There has been a lot of hand-wringing about the squeeze in household incomes in the UK - especially for the lower half of the income distribution.
But the final report of the Commission on Living Standards stands out as a serious effort to get behind the gloomy numbers, to the long-term forces that are driving them. Unlike some, it also has concrete proposals for making things better, including ideas on how to pay for them.
Ministers have not rushed to dismiss this report as left-wing hand-wringing - instead, their officials have been greeting it as a "serious" contribution to the debate.
Some will find that surprising; the think tank that convened the Commission, the Resolution Foundation, is run by a former senior adviser to Tony Blair and Gordon Brown.
But the report does not lay into the government, and it isn't a diatribe against fiscal austerity. In fact, most of its (many) pages are devoted to showing how living standards for many families were coming under pressure, long before the recession - for reasons that are long-term and often global.
The Commission included some pretty independent characters, including the managing director of British Gas, Phil Bentley, the Lloyds chairman, Win Bischoff, and Paul Johnson, the director of the Institute for Fiscal Studies. They also had the soon-to-be director general of the TUC, Frances O'Grady, and a director of Netmums, Sally Russell.
Somehow, all these people have managed to agree on both the diagnosis, and some possible cures. It's worth reading, perhaps, for that fact alone.
Some of the gloomy stats are a bit familiar: the report says that "it is now entirely possible that living standards for a large swath of low to middle income households will be no higher by 2020 than they were in 2000".
More interesting, for me, than the stuff about the squeeze in pay was the analysis of why, despite this, incomes were able to carry on rising, for most households, as long as they did.
There's also interesting research on how the UK compares with the rest of the world. In a nutshell - we were better than most at delivering higher real wages for people on middle and low incomes in the 1980s and 1990s, but since 2000 we've done much worse.
Only the US has seen a larger rise in income inequality than the UK since the 1970s. We also have a relatively high share of workers on low pay - which for the Commission means an hourly wage of less than two-thirds of the median.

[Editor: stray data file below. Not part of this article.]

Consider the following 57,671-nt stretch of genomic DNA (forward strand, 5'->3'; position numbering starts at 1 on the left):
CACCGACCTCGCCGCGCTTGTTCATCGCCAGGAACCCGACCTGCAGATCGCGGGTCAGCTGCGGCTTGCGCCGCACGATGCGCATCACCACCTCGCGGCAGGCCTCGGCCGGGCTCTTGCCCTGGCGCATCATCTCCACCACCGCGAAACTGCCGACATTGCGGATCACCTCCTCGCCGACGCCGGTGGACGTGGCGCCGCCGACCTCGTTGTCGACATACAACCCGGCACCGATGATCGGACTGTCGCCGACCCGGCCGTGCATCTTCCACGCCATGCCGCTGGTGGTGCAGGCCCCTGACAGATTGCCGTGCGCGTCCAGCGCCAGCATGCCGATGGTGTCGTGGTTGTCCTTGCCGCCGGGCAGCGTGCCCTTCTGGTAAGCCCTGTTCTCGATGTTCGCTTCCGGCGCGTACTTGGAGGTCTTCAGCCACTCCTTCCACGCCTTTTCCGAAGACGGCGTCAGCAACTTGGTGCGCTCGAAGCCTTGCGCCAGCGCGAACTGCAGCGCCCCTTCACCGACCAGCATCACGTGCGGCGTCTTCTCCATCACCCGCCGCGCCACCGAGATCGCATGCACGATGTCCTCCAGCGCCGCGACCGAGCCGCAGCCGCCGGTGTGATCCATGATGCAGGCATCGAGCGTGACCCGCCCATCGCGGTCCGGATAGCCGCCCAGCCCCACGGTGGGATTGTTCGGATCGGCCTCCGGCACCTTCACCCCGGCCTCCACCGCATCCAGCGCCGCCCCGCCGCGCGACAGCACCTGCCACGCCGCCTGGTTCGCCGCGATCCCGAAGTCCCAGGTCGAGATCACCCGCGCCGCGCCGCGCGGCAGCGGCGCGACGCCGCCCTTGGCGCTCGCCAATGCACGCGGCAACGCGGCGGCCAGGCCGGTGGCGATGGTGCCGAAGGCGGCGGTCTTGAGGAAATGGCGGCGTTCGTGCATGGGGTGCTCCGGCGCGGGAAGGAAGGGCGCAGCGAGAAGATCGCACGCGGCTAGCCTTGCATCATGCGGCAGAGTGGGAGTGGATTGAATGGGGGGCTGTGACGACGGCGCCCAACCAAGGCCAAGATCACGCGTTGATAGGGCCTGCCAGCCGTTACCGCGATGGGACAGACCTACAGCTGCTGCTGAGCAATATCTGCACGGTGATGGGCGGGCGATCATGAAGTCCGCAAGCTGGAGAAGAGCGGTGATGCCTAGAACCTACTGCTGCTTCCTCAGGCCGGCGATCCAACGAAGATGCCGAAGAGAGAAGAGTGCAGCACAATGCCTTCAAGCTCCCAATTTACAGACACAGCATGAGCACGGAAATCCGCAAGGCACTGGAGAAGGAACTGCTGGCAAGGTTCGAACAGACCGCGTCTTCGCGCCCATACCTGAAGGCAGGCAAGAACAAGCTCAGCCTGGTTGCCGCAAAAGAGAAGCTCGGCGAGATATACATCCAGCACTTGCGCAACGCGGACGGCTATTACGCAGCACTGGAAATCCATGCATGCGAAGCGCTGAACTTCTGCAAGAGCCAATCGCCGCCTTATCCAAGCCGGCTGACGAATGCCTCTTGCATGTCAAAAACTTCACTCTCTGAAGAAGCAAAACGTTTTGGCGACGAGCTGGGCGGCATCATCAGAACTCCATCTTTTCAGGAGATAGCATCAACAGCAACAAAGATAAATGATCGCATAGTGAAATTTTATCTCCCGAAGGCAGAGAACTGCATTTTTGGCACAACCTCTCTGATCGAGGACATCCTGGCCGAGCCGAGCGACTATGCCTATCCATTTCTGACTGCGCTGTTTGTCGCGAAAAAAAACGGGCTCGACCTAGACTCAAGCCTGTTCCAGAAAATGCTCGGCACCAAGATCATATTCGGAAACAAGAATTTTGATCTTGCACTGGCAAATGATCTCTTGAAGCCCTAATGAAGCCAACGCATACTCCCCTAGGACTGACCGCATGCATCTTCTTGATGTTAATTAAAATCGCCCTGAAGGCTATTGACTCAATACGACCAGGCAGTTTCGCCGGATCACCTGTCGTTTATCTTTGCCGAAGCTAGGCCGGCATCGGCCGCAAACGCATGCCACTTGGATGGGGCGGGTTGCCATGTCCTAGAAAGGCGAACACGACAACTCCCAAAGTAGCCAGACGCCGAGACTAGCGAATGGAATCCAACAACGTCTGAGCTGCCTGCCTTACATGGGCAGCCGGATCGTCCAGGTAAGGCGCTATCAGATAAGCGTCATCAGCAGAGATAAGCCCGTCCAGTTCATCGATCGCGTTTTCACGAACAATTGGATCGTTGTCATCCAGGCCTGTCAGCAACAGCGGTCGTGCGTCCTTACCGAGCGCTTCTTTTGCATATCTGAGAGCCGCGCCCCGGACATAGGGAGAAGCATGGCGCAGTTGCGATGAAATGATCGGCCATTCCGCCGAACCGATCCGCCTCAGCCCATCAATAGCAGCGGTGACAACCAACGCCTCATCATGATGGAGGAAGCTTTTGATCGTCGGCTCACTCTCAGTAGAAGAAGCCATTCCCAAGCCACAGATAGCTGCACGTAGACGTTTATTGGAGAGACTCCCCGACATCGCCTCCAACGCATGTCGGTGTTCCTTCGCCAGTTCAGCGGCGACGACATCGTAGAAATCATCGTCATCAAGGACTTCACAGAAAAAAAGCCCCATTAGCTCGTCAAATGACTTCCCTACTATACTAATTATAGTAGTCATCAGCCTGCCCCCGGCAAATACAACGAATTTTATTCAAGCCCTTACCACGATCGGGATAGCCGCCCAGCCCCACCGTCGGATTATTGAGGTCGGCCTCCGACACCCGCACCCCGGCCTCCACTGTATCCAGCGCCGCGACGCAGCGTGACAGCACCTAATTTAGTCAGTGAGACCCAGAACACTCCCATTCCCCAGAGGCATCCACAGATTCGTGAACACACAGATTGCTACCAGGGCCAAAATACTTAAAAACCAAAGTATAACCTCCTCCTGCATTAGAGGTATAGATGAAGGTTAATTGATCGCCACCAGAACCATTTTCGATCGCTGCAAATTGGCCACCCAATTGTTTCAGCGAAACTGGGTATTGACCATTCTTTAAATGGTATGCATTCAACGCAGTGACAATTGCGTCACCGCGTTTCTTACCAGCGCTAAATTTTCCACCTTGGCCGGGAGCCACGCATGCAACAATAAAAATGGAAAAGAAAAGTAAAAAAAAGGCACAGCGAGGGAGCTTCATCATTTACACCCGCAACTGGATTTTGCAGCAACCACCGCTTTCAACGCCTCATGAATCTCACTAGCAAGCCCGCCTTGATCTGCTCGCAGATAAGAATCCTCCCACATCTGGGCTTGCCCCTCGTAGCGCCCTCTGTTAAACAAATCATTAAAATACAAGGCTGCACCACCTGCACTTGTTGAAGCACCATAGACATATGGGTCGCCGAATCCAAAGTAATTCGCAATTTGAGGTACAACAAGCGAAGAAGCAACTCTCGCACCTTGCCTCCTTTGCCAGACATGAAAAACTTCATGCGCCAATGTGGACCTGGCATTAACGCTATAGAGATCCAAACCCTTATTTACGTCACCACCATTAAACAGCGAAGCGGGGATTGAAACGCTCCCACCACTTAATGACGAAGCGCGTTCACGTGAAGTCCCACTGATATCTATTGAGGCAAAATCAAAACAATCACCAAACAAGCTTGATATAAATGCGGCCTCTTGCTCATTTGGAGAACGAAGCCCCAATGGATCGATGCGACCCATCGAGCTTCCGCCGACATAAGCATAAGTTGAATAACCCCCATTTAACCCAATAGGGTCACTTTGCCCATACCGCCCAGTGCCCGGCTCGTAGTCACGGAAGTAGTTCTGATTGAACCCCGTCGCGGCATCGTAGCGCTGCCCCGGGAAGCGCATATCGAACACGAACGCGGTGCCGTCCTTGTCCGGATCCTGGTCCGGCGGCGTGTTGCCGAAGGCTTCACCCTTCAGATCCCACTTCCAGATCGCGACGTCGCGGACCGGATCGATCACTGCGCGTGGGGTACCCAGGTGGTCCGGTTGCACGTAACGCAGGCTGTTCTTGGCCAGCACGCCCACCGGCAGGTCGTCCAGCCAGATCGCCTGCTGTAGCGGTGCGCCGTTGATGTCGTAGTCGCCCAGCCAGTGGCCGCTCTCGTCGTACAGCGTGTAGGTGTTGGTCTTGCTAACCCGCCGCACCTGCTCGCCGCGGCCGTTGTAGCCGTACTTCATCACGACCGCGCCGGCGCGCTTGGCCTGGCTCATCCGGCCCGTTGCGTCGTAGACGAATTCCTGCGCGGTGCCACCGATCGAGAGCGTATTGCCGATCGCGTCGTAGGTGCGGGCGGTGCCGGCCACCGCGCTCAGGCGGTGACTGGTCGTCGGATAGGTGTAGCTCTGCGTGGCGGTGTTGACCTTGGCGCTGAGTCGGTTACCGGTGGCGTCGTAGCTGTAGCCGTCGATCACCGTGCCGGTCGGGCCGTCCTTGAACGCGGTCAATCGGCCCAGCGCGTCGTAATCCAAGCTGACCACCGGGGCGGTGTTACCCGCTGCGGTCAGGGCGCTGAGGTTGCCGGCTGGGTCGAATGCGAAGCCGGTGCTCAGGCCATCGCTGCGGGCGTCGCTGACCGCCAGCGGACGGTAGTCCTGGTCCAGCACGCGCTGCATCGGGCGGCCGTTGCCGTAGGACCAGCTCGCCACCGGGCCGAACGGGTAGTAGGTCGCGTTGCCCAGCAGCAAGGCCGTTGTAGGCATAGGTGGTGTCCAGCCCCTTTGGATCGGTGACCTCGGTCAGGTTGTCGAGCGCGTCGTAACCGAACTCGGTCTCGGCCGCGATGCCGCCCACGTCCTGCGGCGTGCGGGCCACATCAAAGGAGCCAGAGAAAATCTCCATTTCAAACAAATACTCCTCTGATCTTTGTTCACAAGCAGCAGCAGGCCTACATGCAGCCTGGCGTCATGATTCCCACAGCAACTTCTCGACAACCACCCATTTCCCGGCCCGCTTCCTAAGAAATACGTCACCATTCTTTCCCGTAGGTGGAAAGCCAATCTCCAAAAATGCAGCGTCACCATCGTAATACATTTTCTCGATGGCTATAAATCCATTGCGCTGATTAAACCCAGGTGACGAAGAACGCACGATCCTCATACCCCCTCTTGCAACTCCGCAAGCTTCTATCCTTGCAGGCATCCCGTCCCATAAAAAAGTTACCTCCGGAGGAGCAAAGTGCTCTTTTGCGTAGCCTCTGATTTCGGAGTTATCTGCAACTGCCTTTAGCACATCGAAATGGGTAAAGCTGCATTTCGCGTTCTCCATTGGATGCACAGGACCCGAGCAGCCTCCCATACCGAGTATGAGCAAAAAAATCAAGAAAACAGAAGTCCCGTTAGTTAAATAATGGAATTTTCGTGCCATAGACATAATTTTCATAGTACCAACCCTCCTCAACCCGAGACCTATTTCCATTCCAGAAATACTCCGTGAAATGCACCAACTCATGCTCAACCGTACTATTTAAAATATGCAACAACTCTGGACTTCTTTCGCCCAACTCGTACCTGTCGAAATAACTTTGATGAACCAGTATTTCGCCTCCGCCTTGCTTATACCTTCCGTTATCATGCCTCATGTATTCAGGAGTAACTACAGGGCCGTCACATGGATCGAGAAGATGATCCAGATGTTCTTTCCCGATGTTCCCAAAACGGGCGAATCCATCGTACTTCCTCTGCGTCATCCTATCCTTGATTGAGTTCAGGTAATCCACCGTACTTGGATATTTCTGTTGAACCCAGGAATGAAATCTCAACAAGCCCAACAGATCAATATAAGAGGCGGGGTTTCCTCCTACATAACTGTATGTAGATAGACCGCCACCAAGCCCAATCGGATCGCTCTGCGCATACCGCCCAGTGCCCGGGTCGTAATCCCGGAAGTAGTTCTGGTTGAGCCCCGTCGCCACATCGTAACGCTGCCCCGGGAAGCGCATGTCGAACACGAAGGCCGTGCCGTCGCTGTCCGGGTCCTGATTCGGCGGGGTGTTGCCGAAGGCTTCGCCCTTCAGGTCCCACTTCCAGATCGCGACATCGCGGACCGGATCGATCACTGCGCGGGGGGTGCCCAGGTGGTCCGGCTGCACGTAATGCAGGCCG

Incomes in the lower half still grew up until the financial crisis, only because of two factors: higher tax credits and more women going out to work.
On average, women brought in 14% of earnings in low to middle income households in 1968. By 2008 that had risen to 37%, while the male share had fallen to 63%. Over the same period, the share of their total income, after tax, that came from tax credits or benefits rose from 8% to 18%.
Tax credits did even more work in the years just before the crisis. Between 2003 and 2008, employment and other non-government income for these kinds of households fell by £570 a year, on average. That was offset by an eye-popping £730 a year rise in tax credits and benefits.
That kind of growth in state handouts was not sustainable, and it clearly won't be the story going forward, whichever party is in power.
Can we expect a turnaround in wages for those in the lower half of the income distribution to come to the rescue? Research commissioned for the report suggests not. Like most academics, they expect a "hollowing out" of middle income jobs in many countries including the UK.
They forecast that there will be 2 million senior and professional jobs created by 2020, plus 400,000 "basic service and elementary jobs". At the same time, maybe 800,000 mid-level administrative and manufacturing jobs could be lost.
I wouldn't put too much store by these numbers: this is the part of the report that is most likely to be proved wrong. With new developments all the time - in digital manufacturing and 3D printing, for example - we simply don't know what the workforce of a successful Western economy will look like in ten, let alone 20 years' time.
That said, the authors are probably right to conclude that government - all governments - need to do more to help people be a part of that future workforce.
They are probably also right that if it wants to raise living standards across the population in the future, the government - any government - will need to help women and older workers make a greater contribution.
It's a matter of arithmetic: if we want more of the country to enjoy rising living standards per head, in an environment in which government budgets are tight, more people need to do more work, ideally for a higher wage.
Members of the Commission have managed to agree on one set of ideas for achieving that: for example, they would make the benefit system more generous to second earners and increase the amount of free childcare.
Changes which cost money would be funded by cutting tax relief for top earners and means testing universal benefits such as the winter fuel allowance. They also have proposals for skills and education policy.
Ministers will agree with some of the Commission's answers, and reject others. But they will likely admit that it highlights some very important questions about the future shape of the economy.